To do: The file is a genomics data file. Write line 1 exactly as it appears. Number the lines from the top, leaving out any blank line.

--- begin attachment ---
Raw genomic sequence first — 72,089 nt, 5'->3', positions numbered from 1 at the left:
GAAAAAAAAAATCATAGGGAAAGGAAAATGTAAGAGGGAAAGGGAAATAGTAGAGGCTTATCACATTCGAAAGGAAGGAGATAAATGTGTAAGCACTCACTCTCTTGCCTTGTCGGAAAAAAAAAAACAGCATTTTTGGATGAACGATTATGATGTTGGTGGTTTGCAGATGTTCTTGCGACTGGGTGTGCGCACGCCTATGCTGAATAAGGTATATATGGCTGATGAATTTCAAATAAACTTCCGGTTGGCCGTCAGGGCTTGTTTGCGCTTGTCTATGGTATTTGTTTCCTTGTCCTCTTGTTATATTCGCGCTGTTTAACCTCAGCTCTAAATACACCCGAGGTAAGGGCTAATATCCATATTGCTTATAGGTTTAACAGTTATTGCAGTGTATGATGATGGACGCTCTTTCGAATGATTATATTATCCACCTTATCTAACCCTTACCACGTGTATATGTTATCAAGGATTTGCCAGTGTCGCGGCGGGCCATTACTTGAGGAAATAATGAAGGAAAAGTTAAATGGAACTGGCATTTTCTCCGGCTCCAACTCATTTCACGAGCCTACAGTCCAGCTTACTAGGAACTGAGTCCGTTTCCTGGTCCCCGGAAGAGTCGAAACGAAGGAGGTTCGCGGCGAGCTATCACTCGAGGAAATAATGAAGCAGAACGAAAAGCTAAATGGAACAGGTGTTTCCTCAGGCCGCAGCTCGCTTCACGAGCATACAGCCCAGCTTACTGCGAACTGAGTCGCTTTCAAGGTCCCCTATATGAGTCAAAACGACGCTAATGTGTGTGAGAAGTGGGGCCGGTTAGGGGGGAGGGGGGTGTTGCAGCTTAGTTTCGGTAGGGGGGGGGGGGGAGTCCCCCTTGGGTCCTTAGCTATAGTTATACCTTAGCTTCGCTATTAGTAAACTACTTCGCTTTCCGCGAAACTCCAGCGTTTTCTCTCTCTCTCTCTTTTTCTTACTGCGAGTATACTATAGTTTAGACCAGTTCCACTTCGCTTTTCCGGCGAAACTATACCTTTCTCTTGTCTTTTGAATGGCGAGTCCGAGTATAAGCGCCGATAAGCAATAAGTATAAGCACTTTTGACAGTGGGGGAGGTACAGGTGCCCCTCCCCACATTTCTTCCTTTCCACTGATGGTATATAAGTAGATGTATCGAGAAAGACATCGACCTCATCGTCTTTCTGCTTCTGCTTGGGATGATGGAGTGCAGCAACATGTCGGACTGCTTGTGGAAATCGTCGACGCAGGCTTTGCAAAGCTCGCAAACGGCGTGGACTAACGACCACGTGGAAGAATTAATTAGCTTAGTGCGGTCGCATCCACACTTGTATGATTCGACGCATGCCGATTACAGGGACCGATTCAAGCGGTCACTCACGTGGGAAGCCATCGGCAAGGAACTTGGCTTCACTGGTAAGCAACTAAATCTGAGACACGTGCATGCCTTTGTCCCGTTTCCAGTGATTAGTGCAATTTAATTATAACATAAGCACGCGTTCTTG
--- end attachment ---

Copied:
Raw genomic sequence first — 72,089 nt, 5'->3', positions numbered from 1 at the left: